A longboard is a type of skateboard originally built using a piece of wood in the shape of a surfboard sitting on four wheels. While some use longboards as a form of transportation, most are used to perform fun and steezy stunts like in longboard dancing and freestyle.
There are groups and individuals who takes a longboard to travel great distances. Another popular use of a longboard is to go really fast freeriding down hills. So what are longboard decks made of that makes them so versatile.
During the resurgence of longboarding in the early 1990s, longboards were made of the same material as regular skateboards, a few sheets of Canadian Maple veneer glued and pressed together in a mold and then cut into shape.
With new technologies becoming more available manufacturers (builders or shapers) have been experimenting with composite materials to build better boards that can handle the rigorous challenges presented by how the community enjoys the different disciplines they practice.
At the core most longboards are made of…
The best maple for longboards grows up north in Canada they are called Sugar Maple (Acer Saccharum) and research shows that maple trees grow tighter growth rings in colder climates because of the short growing season. So the farther north the tree is harvested, the harder the Sugar Maple will be. They can grow to heights of nearly 100 feet and spreading out its incomparable leaves to widths of 50 feet across. Normally each veneer sheet is 1/16″ thick. They are not only good for longboard decks they’re also good with pancakes.
Birch is a popular alternative to Canadian Maple used mostly by DIY’ers. Due to the fact that Birch is not as hard as Canadian Maple veneer and is prone to splintering when the edges hit hard surfaces commercial sized builders and manufacturers stay away from birch.
What’s good about birch is the flexibility, it’s also lighter than maple or even bamboo. It’s cheap and available in most hardware stores or lumbers.
Baltic Birch has that one face usually clear, so this makes for a good bottom layer. And its core veneers are solid with no open knots so it works well with many types of presses or mold.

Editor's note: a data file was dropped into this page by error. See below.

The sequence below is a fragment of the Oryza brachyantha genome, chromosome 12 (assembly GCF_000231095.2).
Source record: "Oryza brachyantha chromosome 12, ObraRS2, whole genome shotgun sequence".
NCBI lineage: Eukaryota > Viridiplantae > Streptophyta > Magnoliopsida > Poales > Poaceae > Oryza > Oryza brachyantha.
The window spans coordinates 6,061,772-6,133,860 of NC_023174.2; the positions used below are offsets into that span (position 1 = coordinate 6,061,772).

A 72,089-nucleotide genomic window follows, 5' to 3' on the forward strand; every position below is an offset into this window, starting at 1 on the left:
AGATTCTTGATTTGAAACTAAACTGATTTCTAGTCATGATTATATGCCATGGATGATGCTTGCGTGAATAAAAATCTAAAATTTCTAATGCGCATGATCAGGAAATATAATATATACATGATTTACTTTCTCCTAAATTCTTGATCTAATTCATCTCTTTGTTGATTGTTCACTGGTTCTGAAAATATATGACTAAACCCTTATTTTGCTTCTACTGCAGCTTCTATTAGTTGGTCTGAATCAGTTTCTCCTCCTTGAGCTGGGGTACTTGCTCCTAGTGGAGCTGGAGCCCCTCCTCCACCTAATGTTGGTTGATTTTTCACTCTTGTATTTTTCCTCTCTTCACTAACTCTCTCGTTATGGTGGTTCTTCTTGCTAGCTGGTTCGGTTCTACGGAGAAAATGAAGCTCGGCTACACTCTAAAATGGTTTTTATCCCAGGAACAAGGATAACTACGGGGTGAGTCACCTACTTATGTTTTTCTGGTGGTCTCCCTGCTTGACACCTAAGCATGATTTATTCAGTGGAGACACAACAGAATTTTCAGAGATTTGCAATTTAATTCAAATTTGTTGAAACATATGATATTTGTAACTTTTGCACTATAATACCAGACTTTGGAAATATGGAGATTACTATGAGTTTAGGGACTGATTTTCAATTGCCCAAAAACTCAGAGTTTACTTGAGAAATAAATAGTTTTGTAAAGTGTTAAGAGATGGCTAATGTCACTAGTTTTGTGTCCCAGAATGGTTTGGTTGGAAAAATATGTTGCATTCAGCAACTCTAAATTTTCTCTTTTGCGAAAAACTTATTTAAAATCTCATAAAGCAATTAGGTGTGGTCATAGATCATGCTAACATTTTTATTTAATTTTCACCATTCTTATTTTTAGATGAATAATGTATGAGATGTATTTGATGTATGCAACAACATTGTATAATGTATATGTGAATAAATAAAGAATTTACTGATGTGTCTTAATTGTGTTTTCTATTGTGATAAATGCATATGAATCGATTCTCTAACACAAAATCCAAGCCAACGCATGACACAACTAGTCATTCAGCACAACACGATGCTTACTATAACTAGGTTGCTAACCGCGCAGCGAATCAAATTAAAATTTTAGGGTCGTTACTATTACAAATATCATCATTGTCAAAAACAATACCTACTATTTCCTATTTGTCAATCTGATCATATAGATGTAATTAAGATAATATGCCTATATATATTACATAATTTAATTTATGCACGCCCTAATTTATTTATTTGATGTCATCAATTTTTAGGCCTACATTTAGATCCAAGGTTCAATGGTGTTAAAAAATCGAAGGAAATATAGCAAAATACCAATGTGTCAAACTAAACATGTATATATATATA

Most eco conscious builders started experimenting with bamboo because of its greeness. They also found out that its really good for longboards because of its spring back qualities and hardness. Bamboo are native to warm and moist tropical and warm temperate climates. Recently, some attempts have been made to grow bamboo on a commercial basis in Africa and the United States.
Fun fact: Although bamboo is usually compared to trees because of its woodlike properties, bamboo is not a tree it’s technically closer to grass than a tree. It can grow up to 3 feet in a day. It can be harvested in less than 5 years. You don’t need to replant bamboo. It has negative carbon footprint because it can produce 35% more oxygen compared to other trees occupying the same sized area.
Sad fact: The greeness of bamboo is up for debate as some organisations site that the demand has increased so natural forests are now being converted into bamboo farms. And the process of turning bamboo into usable material is almost the same as other types of wood.
Exotic boards are those made from non traditional materials previously mentioned. Materials used by exotics are kind of experimental in a way. Some are designed for cruising or speed these boards may not take the beating of industrial or consumer grade boards. But they may surprise us in the future and to the right rider with the right skills I’m sure they can make these boards flip and slide just fine.
Hardwood, as the name suggest is made from hard solid wood. It can be from one single piece of wood or several vertically laminated pieces for aesthetic purposes. It’s hard to imagine thrashing these beauties but I’m sure they will get the look when you ride them in the city.
With our environmental awakening some builders started experimenting with recycled materials like wine barrels and plastic paint buckets. Some of them are pretty rustic looking in total contrast to the clean looking artsy boards. If you’re into saving the planet while having a really good looking board under you then these boards are for you.
Jute is a long, soft, shiny vegetable fiber that can be spun into coarse, strong threads. The Jute Lab has been working awhile with Jute Fibers trying to produce proof of concept uses of the jute fiber. One of them just happens to be longboards.
Glass (Plexi & Bulletproof)
I have seen crowd source projects of “invisible boards” before. One boasts of using bullet proof glass (see: Jelly Longboards) and some use regular plexi glass.
Carbon fiber is lighter than fiberglass, it’s 70% lighter than steel, 40% lighter than Aluminum. The nature of carbon fiber is low in weight, rigid, and strong. It is more rigid than fiber glass. So if flexibility is not a priority requirement then this would be the better option.
Electric longboards which carries extra weight from batteries and motors benefit from this construction because of light weight, rigidity and strength.
Although some mainstream longboard builders or shapers add Carbon Fiber to their decks (like Alternative Longboards), there are only a few who uses carbon fiber as the primary component for their longboard decks.
Light weight plain weave fibre glass cloths can provide a smooth finish and are excellent for producing a waterproofing layer over wood or other surfaces when combined with epoxy resin.
Not 100% sure : There are no commercially available pure fibre glass made longboards. Usually fibre glass is used as a composite to make the wooden core stronger. By adding fibre glass to build longboard decks it can use less wood and helps to make a lighter but a more durable construction.
That’s all we have. Maybe you could send us a message if I missed anything? Until next time. Now go out and skate, right now!